Photo by Daniel McCullough on Unsplash

Great startup founders pitch benefits.

Mediocre ones drone on about features.

Bret Waters
2 min readMay 3, 2024


Last week I attended an event hosted by StartX, the startup accelerator program for Stanford-associated startup founders and investors. Each startup in the current cohort stood up in front of a crowded room and gave their 60-second pitch.

One founder began his 60-seconds by asking the audience “Who here thinks the rent is too damn high?”. And of course nearly everyone in the room raised their hand.

He went on to talk about his startup, Buildcheck, which uses AI to help builders and real estate developers to get through the application and permitting process more efficiently.

So it turned out that the actual connection to rent being high was pretty tenuous, resting on the notion that money saved by real estate developers would be passed along as savings for renters. But by starting with articulating a potential benefit for everyone in the audience, he had the attention of the entire room and got an excellent response to his 60-second pitch.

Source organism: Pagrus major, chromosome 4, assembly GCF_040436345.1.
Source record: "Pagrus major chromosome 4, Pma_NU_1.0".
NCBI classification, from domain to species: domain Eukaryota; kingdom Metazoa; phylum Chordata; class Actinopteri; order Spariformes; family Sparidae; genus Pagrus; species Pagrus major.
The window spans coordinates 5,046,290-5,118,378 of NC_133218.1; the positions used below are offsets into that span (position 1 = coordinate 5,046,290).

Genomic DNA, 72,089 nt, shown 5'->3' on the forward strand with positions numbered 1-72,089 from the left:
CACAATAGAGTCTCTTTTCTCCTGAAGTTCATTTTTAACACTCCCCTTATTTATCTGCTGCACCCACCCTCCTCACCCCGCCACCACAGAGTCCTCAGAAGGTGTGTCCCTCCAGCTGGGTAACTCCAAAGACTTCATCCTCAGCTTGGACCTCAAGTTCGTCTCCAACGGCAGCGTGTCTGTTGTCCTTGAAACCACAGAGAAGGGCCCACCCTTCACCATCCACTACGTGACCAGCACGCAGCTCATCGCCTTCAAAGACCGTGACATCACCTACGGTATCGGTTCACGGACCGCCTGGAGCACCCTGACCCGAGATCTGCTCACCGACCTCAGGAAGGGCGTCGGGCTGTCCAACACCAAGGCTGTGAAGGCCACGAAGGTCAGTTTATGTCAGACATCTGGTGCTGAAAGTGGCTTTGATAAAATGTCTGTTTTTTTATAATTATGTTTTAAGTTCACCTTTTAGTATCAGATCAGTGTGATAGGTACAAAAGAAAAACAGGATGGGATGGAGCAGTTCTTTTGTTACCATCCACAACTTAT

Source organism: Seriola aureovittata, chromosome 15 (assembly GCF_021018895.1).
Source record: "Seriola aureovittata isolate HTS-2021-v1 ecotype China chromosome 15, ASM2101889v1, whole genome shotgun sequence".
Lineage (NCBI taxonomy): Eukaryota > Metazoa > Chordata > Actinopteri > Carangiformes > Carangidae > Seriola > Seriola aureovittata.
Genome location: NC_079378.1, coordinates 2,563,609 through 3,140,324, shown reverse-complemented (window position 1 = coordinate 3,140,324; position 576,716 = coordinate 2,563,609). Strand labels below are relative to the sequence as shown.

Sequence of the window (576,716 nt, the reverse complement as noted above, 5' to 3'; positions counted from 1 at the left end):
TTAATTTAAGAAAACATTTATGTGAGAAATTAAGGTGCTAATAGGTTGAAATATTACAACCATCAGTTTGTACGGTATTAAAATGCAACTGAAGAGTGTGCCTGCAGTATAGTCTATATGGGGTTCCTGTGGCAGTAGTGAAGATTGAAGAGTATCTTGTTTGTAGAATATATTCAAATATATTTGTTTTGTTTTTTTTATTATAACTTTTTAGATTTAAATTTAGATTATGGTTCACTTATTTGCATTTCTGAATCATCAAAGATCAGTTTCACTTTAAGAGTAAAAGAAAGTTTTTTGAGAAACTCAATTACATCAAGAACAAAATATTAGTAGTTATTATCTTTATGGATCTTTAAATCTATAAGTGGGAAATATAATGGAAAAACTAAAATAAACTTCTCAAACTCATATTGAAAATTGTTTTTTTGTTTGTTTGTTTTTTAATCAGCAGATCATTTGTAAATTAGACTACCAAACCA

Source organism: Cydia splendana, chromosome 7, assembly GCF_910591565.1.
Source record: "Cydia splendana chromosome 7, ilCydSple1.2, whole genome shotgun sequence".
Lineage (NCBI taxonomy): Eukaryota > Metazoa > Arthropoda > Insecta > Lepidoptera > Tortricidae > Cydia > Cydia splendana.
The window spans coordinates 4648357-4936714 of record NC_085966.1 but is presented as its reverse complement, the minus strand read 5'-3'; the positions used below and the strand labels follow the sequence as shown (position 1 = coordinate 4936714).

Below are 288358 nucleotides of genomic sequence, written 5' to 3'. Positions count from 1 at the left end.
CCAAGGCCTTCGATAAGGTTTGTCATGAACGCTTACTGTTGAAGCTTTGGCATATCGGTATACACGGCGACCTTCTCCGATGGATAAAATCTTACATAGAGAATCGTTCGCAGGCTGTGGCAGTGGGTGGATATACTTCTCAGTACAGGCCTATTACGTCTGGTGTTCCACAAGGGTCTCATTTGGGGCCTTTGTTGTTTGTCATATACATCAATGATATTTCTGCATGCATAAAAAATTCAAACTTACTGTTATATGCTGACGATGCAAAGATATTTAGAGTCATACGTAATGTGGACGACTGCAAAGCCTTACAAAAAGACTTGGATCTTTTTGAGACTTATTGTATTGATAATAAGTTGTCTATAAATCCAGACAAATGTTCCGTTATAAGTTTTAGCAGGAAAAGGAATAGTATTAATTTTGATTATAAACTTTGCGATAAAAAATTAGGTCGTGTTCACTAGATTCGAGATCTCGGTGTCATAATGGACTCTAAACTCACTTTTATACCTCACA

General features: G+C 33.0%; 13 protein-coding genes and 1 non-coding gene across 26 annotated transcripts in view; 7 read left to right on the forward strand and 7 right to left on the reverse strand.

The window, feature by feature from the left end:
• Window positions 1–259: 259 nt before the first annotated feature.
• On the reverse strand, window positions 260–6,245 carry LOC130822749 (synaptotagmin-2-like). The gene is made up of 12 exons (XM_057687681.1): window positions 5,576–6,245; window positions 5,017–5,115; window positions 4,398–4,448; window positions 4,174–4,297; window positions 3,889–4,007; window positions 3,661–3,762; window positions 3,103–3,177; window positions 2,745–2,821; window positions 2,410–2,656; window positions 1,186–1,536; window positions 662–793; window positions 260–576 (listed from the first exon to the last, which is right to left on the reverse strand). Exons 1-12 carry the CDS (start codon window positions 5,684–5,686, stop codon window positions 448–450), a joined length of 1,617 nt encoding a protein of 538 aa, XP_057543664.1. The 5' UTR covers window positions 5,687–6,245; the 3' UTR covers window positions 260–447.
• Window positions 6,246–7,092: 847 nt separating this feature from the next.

If he had started with his pitch with something like “Buildcheck can recognize thousands of elements across construction drawings, delivering actionable insights into ways to make permit submittals get through the review process…”, it’s unlikely the audience would have really cared much about his pitch.

Two main takeaways from this:

  • Great startup founders how how to articulate benefits, while mediocre ones drone on about features.
  • Great startup founders know how to adjust messaging on the fly, depending on who they are talking to. If this guy was talking to a room full of real estate developers, he likely would have opened his pitch in a whole different way.

As I always tell my Stanford students, engineers develop features, but customers buy benefits. An important point to remember, for startup founders and innovators everywhere.



Bret Waters

Silicon Valley guy. Teaches at Stanford. Eats fish tacos.